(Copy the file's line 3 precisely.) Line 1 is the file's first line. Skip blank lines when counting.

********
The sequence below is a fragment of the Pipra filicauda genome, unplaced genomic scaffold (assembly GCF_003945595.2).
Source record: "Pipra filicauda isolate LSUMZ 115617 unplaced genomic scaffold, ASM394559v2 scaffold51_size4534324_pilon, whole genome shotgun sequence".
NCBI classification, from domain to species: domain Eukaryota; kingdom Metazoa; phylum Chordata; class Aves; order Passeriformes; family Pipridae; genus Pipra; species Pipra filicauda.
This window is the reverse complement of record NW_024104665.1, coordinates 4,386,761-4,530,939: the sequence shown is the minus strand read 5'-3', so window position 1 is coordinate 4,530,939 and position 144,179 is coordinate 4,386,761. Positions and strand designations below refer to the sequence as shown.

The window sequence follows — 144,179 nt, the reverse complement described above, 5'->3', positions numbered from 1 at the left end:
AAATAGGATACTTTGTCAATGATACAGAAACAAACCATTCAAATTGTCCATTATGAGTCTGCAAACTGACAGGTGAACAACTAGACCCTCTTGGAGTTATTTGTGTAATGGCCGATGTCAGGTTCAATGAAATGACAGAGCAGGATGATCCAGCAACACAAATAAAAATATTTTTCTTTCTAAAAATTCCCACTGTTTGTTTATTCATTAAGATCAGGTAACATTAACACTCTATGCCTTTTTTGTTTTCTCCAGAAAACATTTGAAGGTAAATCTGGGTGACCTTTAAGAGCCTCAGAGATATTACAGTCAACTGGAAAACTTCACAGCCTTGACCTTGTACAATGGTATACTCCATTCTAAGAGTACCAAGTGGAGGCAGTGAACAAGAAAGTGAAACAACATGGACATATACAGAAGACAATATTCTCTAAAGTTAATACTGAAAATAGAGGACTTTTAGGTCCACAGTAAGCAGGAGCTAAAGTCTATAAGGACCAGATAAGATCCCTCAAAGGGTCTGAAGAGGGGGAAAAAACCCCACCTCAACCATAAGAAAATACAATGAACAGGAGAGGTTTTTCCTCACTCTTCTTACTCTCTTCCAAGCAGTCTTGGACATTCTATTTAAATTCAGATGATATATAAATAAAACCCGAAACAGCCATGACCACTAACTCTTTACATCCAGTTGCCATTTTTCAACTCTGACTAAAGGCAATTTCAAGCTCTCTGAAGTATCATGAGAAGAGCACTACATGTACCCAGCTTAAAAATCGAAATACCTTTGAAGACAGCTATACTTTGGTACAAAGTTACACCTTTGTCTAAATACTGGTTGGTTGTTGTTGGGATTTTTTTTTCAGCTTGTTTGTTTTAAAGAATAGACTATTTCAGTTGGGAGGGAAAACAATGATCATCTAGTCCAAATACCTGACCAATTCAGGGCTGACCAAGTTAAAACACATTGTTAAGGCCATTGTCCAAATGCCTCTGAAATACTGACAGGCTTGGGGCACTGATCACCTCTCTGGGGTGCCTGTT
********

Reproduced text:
NCBI classification, from domain to species: domain Eukaryota; kingdom Metazoa; phylum Chordata; class Aves; order Passeriformes; family Pipridae; genus Pipra; species Pipra filicauda.